This opinion will be unpublished and

may not be cited except as provided by

Minn. Stat. § 480A.08, subd. 3 (1996).

STATE OF MINNESOTA

IN COURT OF APPEALS

C8-98-654

Joan Martin,

guardian ad litem for Troy Hoff,

Respondent,

State of Minnesota,

plaintiff on impleader,

vs.

City of Rochester,

Respondent,

Rochester Township,

Appellant,

Estate of Donald Tlougan,

Respondent.

Filed September 8, 1998

Affirmed

Shumaker, Judge

Olmsted County District Court

File No. C2-94-0498

Jeffrey A. Hanson, Dunlap & Seeger, P.A., 206 South Broadway, Suite 505, P.O. Box 549, Rochester, MN 55903 (for appellant Rochester Township)

Steven M. Pederson, Plughoeft, Pederson & Johnsrud, 160 Lafayette Street, P.O. Box 436, Winona, MN 55987-0436 (for respondent City of Rochester)

Hubert H. Humphrey, III, Attorney General, Gail A. Feichtinger, Assistant Attorney General, 900 N.C.L. Tower, 445 Minnesota Street, St. Paul, MN 55101 (for plaintiff on impleader)

Robert B. Spelhaug, Muir, Heuel, Carlson & Spelhaug, 404 Marquette Bank Building, P.O. Box 1057, Rochester, MN 55903-1057 (for respondent Tlougan)

James R. Koby, Parke, O'Flaherty, Tenth Floor, First Bank Place, 201 Main Street, P.O. Box 1147, LaCrosse, WI 54602-1147 (for respondent Martin)

Charles A. Bird, Bird & Jacobsen, 305 Ironwood Square, 300 Third Avenue Southeast, Rochester, MN 55904 (for respondent Martin)

Considered and decided by Crippen, Presiding Judge, Klaphake, Judge, and Shumaker, Judge.

U N P U B L I S H E D O P I N I O N

SHUMAKER, Judge

Appellant Township of Rochester challenges the district court's denial of its summary judgment motion, contending that it is entitled to discretionary immunity as a matter of law. We affirm.

FACTS,

Troy Hoff was severely injured when he was thrown from a car driven by Donald Tlougan in the city of Rochester after the car left the roadway and struck a rock. Tlougan was killed.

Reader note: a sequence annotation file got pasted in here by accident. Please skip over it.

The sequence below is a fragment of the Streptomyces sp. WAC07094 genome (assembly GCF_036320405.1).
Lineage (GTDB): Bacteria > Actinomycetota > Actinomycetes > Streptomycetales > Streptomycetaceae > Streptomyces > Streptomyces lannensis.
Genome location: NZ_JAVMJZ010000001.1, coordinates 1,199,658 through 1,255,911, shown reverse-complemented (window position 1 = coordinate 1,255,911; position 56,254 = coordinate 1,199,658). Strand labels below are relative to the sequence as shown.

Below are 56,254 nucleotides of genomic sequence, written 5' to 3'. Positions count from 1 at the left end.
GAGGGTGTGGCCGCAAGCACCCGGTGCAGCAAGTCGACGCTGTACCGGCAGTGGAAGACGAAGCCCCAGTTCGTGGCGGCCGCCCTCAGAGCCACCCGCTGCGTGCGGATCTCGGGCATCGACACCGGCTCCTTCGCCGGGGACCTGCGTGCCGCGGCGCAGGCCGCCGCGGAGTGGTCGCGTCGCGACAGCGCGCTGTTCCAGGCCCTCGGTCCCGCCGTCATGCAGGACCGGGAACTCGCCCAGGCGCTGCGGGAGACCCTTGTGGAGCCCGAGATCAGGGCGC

Hoff's guardian ad litem, Joan Martin, sued Tlougan's estate, the City of Rochester, and Rochester Township. She alleged that Tlougan was negligent in his driving and that the municipalities were negligent in the design and maintenance of the road.

Each municipality moved for summary judgment on the element of causation. The trial court granted both motions, and sua sponte, ruled that the municipalities were protected by discretionary immunity as to any alleged road design defects. Martin appealed. We reversed and remanded, holding that there existed fact issues as to negligence and the applicability of discretionary immunity.

The township ostensibly augmented the record on remand and moved again for summary judgment on various issues. Among the bases for the motion was the township's contention that its participation in the Federal Hazard Elimination Safety Program (HESP) respecting roadway safety decisions entitled it to discretionary immunity as a matter of law. The trial court ruled that there exist fact issues for trial and denied the motion.

D E C I S I O N

Minnesota law permits interlocutory review of the denial of a summary judgment motion premised on discretionary governmental immunity. McGovern v. City of Minneapolis, 475 N.W.2d 71, 72-3 (Minn. 1991). In such a review, we ask (1) whether there are genuine issues of material fact, and (2) whether either party is entitled to judgment as a matter of law. State by Cooper v. French, 460 N.W.2d 2, 4 (Minn. 1990). The applicability of discretionary immunity is a question of law for an appellate court to review without deference to the trial court. Snyder v. City of Minneapolis, 441 N.W.2d 781, 786 (Minn. 1989).